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What exactly is in North Carolina's Carbon Plan?

David Jones

North Carolina’s Utility Commission has officially released its Carbon Plan — nearly two years in the making. The plan is the result of a 2021 law that pushes it to reach a 70% reduction in greenhouse gas emissions by 2030. But critics aren’t sure it will make that deadline.

The bill was historic and bipartisan, but still, some wish it had gone farther.

The North Carolina Carbon Plan is the result of House Bill 951 — it passed through the legislature with overwhelming bipartisan support and Governor Roy Cooper signed it into law in October of 2021.

At the time, Gov. Cooper called it, “an historic bill that gives us an extraordinary new tool in our fight against climate change. Today, North Carolina moves strongly into a reliable and affordable clean energy future.”

The law required the Utilities Commission to "take all reasonable steps to achieve a seventy percent reduction in emissions of carbon dioxide” from electricity generation. That’s a 70% reduction from 2005 levels by 2030.

Taylor Jones, senior regulatory counsel for the North Carolina Sustainable Energy Association, said the bill transformed the state into a regional leader.

"You can't discount the importance and sort of the historical significance of North Carolina passing this law that says our largest utility, the majority of our power sector is going to be carbon neutral by 2050," Jones said.

There’s essentially an energy monopoly in North Carolina, so Duke Energy created four energy portfolio plans for the Utilities Commission to review. Environmental groups like NCSEA had some concerns about them, though — namely that three of the plans missed the law’s goal.

"There were four paths that got us through 2030, and all the way to 2050," Jones said. "While portfolio one hit the 2030, 70% carbon emissions reduction deadline, the other portfolios did not."

The Utilities Commission voted a plan in at the end of 2022, which leaves all those portfolios open – one which meets the 2030 goal, and three others that would meet that target by 2034. It’s possible for the Utilities commission to push the 2030 deadline, and there’s some question for when that is allowed to happen. The plan is currently set for flexibility, and will be reviewed every two years.

So what exactly is in the portfolios? Bill Norton, a spokesman for Duke, said they vary.

“All of them meet the laws requirements, but each has trade offs in near term and long term cost and execution considerations," he said. "Meeting the carbon reduction goal by 2030 is naturally more expensive than doing so by 2032 or 2034. Even though all the portfolio's ultimately reach carbon neutrality by 2050.”

More aggressive portfolios retire coal more quickly, with the 2030 portfolio putting heavy emphasis on solar — but that’s more expensive for consumers. The faster the plan moves towards the 70% goal, the more likely that portfolio will impact customer costs.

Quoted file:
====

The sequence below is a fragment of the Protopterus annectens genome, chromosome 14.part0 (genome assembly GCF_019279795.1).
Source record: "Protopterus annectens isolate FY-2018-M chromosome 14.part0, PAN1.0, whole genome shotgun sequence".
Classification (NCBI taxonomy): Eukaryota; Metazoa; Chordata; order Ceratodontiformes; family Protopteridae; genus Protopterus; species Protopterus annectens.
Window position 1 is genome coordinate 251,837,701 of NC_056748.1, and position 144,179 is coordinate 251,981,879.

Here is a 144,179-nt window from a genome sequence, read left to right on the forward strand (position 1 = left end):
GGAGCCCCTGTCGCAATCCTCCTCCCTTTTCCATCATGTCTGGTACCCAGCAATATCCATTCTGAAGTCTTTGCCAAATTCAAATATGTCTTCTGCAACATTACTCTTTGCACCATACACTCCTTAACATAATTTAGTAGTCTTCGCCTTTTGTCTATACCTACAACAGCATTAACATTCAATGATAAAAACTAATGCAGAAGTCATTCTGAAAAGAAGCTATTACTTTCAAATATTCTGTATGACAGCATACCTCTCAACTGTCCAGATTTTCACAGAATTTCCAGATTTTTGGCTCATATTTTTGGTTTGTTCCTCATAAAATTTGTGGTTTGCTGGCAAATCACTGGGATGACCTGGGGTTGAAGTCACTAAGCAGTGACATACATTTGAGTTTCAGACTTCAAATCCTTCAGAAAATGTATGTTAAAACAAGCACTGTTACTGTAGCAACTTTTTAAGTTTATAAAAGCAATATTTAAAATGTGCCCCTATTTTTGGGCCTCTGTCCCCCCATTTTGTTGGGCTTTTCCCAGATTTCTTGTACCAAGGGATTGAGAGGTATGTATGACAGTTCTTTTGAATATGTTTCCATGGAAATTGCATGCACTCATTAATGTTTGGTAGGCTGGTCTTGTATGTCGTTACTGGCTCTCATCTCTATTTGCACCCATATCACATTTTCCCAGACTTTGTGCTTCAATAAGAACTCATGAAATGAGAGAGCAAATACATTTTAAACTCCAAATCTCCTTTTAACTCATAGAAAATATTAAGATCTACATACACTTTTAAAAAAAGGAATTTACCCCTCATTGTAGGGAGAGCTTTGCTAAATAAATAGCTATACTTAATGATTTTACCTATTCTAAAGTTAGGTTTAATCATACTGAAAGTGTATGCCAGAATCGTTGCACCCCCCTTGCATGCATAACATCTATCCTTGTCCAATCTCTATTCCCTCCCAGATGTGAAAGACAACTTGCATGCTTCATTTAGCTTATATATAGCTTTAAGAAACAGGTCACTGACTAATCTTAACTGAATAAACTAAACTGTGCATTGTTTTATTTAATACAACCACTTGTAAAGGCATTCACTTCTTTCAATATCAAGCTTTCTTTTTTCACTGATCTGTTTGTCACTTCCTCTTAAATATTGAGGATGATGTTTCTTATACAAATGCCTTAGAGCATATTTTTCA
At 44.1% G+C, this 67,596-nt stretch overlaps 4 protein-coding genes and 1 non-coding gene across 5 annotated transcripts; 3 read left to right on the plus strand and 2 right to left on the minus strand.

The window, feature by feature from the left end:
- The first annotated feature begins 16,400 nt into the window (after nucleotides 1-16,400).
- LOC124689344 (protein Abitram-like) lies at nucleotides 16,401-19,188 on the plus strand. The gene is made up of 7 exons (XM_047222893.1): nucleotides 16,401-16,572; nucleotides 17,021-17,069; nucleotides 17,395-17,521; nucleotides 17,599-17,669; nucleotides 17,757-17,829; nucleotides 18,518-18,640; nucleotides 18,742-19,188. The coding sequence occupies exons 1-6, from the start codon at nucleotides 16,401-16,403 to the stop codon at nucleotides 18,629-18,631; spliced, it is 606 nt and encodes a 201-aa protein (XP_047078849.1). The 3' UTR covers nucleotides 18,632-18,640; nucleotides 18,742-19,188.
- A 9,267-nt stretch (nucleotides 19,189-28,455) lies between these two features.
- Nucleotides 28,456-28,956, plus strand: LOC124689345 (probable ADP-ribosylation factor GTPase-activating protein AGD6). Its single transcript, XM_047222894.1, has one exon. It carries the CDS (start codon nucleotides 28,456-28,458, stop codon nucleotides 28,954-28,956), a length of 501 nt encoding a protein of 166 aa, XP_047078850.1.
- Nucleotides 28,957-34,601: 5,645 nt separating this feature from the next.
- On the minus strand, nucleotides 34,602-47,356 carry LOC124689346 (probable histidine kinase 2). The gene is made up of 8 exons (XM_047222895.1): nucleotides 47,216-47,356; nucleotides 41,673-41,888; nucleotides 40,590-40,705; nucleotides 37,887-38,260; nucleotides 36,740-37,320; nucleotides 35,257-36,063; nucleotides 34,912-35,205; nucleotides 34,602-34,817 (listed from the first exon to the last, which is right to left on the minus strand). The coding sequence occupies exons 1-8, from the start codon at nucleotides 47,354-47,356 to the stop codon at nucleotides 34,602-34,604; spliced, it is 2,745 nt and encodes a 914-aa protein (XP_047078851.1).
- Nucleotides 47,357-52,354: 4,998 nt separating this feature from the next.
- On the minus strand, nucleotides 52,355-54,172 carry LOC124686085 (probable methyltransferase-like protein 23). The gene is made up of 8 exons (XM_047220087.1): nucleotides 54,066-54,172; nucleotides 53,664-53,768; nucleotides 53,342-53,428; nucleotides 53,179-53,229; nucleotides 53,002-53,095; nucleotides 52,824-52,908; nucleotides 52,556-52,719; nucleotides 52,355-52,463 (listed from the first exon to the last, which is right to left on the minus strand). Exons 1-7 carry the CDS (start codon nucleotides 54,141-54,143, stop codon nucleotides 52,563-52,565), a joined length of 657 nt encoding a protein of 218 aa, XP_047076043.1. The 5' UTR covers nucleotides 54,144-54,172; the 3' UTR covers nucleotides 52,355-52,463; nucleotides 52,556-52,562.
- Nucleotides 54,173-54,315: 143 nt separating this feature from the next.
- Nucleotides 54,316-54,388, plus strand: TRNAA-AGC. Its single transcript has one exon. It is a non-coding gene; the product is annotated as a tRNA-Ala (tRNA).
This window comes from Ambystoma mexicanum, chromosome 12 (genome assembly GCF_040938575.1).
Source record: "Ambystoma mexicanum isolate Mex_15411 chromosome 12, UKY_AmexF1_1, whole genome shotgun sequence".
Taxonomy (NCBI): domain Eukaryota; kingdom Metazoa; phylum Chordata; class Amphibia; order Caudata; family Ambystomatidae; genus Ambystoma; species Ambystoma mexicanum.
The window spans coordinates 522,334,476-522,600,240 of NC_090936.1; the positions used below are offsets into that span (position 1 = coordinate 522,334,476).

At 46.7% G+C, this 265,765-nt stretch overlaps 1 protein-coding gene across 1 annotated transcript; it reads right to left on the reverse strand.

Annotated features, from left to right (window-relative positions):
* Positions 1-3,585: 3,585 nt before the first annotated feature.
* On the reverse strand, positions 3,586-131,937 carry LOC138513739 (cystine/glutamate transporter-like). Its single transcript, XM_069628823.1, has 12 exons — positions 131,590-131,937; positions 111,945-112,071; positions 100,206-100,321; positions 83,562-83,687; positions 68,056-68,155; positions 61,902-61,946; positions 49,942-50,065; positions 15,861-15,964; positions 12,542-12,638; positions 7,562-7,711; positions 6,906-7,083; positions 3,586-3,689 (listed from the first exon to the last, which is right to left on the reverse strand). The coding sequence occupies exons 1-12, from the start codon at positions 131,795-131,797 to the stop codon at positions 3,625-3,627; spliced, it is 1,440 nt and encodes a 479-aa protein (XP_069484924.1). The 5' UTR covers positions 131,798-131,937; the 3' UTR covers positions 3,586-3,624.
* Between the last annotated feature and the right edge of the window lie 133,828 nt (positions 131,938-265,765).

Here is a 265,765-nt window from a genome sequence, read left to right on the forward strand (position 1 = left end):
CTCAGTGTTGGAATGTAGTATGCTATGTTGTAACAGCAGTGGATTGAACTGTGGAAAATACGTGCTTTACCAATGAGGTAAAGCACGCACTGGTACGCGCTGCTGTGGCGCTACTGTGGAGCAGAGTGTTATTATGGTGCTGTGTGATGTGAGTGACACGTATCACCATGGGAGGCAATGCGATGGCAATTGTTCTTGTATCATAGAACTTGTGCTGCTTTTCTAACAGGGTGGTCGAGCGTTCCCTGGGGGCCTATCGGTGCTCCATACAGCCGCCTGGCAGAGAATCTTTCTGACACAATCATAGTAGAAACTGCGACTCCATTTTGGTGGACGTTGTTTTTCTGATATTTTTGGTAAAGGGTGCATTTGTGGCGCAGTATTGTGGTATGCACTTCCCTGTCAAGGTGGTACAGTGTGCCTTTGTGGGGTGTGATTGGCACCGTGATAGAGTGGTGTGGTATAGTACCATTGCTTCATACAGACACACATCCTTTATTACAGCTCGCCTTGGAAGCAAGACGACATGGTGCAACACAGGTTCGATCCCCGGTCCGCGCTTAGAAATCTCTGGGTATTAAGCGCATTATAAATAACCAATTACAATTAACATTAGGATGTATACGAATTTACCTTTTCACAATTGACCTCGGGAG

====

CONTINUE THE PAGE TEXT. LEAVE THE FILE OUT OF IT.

So far, Duke Energy hasn’t committed to any of the portfolios, Norton said.

"They gave us a green light on a series of near term actions like that key to keep all the portfolio's alive, if you will," he said.

Those decisions may come when the plan is reviewed in two years. Still, environmental advocates like Taylor Jones have some concerns, especially in the construction of new natural gas plants. "Any gas plant that gets built, you should really only be thinking about that resource having a 20-year operable life," she explained. "It won't be built or go online for a few years. And if it's running longer than 20 years, we're past 2050.”

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Norton says the grid will need new natural gas plants to have a stabilized energy source in the short term. But in the long term, those gas plants will switch fuel sources to hydrogen. That would make the plants "operate on carbon-free fuel by 2050," he said. He added that the technology does already exist to use hydrogen in those plants, but it hasn't been federally approved yet.
"The technology will approve between now and the 2040s," he said. "There are hydrogen blend plants operating now. What's not there yet is the supply."

But NCSEA isn’t excited about staking a carbon-free future on untested technologies. There aren’t currently clear pathways to make hydrogen into a consistent renewable resource, particularly since most hydrogen in current use is coming from natural gas itself.

"We don't know that that will be technically feasible," Jones said. "We don't know that there will be a market that could support that level of bringing hydrogen to be consumed in the state. And we certainly don't know that that wouldbe least cost.”

But despite these foibles, NCSEA and many other green energy advocates are thrilled with the potential of the carbon plan — especially if the utilities commission commits Duke to the 2030 goal, no matter what.

Kelly Kenoyer is an Oregonian transplant on the East Coast. She attended University of Oregon’s School of Journalism as an undergraduate, and later received a Master’s in Journalism from University of Missouri- Columbia. Contact her on Twitter @Kelly_Kenoyer or by email: KKenoyer@whqr.org.